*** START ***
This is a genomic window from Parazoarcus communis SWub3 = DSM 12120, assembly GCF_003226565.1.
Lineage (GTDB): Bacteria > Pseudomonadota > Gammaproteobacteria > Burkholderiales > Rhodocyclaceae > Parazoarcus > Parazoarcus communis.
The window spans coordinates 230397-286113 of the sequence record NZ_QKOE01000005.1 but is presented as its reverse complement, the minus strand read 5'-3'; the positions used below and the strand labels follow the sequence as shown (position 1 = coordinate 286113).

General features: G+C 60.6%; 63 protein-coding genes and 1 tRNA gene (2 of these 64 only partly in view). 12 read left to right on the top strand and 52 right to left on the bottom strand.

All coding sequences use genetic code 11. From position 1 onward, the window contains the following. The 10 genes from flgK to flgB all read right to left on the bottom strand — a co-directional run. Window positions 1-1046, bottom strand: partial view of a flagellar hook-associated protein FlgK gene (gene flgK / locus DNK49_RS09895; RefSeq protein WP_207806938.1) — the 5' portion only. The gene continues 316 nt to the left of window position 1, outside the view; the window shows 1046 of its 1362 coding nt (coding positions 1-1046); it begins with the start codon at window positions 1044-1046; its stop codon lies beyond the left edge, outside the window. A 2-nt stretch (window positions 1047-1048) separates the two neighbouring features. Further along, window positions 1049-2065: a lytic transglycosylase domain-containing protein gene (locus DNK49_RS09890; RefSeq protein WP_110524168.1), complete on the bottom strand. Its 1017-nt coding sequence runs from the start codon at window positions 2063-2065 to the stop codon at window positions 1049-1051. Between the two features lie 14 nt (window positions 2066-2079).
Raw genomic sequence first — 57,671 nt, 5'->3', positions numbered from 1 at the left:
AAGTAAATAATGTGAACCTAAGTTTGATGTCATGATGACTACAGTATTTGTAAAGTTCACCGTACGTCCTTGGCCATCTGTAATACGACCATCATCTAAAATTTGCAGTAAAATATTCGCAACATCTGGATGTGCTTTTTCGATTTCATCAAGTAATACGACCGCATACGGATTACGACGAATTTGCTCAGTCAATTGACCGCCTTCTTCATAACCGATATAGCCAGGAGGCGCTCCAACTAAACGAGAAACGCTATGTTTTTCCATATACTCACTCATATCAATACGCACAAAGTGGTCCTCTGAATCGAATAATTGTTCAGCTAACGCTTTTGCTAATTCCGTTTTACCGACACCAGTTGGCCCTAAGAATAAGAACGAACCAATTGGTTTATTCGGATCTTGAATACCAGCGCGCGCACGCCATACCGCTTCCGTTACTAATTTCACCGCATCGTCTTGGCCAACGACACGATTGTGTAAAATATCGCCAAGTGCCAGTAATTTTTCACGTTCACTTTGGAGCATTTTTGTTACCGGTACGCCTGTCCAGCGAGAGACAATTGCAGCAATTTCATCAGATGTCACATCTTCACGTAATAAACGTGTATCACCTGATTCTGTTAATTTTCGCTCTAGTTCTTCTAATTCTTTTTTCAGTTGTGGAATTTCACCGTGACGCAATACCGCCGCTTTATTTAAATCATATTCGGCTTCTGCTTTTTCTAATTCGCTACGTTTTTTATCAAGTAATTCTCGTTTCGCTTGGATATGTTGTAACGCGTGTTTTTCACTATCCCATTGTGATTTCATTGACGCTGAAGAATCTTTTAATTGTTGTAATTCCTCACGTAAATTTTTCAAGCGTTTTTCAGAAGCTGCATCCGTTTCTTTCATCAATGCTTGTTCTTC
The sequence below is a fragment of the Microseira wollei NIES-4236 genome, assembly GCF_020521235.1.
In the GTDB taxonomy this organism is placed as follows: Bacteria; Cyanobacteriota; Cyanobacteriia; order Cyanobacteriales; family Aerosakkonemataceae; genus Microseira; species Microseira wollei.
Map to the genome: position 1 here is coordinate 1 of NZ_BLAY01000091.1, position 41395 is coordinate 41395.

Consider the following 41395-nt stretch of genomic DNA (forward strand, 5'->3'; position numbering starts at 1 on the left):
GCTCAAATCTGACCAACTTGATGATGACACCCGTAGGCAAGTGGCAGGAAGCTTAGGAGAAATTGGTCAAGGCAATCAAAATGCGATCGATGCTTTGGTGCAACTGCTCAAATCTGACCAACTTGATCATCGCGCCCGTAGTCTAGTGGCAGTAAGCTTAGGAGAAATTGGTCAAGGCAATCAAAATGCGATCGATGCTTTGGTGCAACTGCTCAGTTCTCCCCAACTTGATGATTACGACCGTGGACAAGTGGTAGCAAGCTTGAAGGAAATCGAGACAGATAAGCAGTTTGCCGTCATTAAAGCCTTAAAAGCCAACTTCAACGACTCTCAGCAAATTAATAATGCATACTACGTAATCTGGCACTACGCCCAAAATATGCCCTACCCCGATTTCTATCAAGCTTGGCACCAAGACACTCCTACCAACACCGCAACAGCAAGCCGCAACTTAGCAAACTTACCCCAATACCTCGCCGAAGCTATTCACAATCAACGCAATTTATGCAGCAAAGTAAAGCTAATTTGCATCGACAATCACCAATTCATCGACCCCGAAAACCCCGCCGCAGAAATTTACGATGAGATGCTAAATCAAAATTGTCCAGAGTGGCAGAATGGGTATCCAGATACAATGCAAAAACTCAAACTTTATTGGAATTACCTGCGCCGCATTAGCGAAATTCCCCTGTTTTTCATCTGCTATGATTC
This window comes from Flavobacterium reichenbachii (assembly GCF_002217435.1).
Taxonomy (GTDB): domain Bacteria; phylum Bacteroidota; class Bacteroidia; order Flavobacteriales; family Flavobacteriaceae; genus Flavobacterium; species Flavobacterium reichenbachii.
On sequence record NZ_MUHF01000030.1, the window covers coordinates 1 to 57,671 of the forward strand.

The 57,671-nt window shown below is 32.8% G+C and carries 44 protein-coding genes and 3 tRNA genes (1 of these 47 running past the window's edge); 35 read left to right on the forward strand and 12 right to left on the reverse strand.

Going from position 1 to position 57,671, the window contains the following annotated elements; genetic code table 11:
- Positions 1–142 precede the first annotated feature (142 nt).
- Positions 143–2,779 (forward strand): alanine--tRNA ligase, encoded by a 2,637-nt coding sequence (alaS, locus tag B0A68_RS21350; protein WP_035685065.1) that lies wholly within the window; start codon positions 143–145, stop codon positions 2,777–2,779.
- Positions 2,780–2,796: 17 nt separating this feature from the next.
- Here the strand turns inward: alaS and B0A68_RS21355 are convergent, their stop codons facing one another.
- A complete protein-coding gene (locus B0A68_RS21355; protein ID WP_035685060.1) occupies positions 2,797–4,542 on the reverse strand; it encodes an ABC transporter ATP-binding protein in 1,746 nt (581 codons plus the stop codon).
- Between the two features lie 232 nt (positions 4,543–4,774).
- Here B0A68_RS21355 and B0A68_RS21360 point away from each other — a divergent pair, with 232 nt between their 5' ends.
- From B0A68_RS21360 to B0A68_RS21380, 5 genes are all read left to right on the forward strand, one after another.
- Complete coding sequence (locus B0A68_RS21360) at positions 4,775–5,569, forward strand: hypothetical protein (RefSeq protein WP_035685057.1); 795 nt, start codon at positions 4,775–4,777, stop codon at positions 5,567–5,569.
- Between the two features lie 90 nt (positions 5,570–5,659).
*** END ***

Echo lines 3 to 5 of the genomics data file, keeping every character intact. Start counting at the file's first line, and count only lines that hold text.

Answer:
The window spans coordinates 230397-286113 of the sequence record NZ_QKOE01000005.1 but is presented as its reverse complement, the minus strand read 5'-3'; the positions used below and the strand labels follow the sequence as shown (position 1 = coordinate 286113).

General features: G+C 60.6%; 63 protein-coding genes and 1 tRNA gene (2 of these 64 only partly in view). 12 read left to right on the top strand and 52 right to left on the bottom strand.

All coding sequences use genetic code 11. From position 1 onward, the window contains the following. The 10 genes from flgK to flgB all read right to left on the bottom strand — a co-directional run. Window positions 1-1046, bottom strand: partial view of a flagellar hook-associated protein FlgK gene (gene flgK / locus DNK49_RS09895; RefSeq protein WP_207806938.1) — the 5' portion only. The gene continues 316 nt to the left of window position 1, outside the view; the window shows 1046 of its 1362 coding nt (coding positions 1-1046); it begins with the start codon at window positions 1044-1046; its stop codon lies beyond the left edge, outside the window. A 2-nt stretch (window positions 1047-1048) separates the two neighbouring features. Further along, window positions 1049-2065: a lytic transglycosylase domain-containing protein gene (locus DNK49_RS09890; RefSeq protein WP_110524168.1), complete on the bottom strand. Its 1017-nt coding sequence runs from the start codon at window positions 2063-2065 to the stop codon at window positions 1049-1051. Between the two features lie 14 nt (window positions 2066-2079).